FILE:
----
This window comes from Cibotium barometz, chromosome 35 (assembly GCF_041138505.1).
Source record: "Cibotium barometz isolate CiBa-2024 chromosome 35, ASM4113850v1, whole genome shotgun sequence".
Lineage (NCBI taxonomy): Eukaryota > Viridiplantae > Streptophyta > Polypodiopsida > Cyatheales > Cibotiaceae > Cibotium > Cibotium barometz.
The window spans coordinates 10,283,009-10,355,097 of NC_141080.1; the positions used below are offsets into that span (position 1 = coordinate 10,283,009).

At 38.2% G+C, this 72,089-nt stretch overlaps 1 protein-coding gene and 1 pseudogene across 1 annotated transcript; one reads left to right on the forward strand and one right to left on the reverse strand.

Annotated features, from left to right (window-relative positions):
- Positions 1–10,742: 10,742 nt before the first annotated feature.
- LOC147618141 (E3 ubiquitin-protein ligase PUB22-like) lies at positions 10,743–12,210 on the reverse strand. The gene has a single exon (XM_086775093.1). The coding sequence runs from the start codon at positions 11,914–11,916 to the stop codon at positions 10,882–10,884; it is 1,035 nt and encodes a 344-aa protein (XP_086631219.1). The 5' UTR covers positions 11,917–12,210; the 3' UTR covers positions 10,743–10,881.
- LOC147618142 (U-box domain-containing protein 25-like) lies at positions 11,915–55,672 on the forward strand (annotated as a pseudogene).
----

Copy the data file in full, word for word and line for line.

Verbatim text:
This window comes from Cibotium barometz, chromosome 35 (assembly GCF_041138505.1).
Source record: "Cibotium barometz isolate CiBa-2024 chromosome 35, ASM4113850v1, whole genome shotgun sequence".
Lineage (NCBI taxonomy): Eukaryota > Viridiplantae > Streptophyta > Polypodiopsida > Cyatheales > Cibotiaceae > Cibotium > Cibotium barometz.
The window spans coordinates 10,283,009-10,355,097 of NC_141080.1; the positions used below are offsets into that span (position 1 = coordinate 10,283,009).

At 38.2% G+C, this 72,089-nt stretch overlaps 1 protein-coding gene and 1 pseudogene across 1 annotated transcript; one reads left to right on the forward strand and one right to left on the reverse strand.

Annotated features, from left to right (window-relative positions):
- Positions 1–10,742: 10,742 nt before the first annotated feature.
- LOC147618141 (E3 ubiquitin-protein ligase PUB22-like) lies at positions 10,743–12,210 on the reverse strand. The gene has a single exon (XM_086775093.1). The coding sequence runs from the start codon at positions 11,914–11,916 to the stop codon at positions 10,882–10,884; it is 1,035 nt and encodes a 344-aa protein (XP_086631219.1). The 5' UTR covers positions 11,917–12,210; the 3' UTR covers positions 10,743–10,881.
- LOC147618142 (U-box domain-containing protein 25-like) lies at positions 11,915–55,672 on the forward strand (annotated as a pseudogene).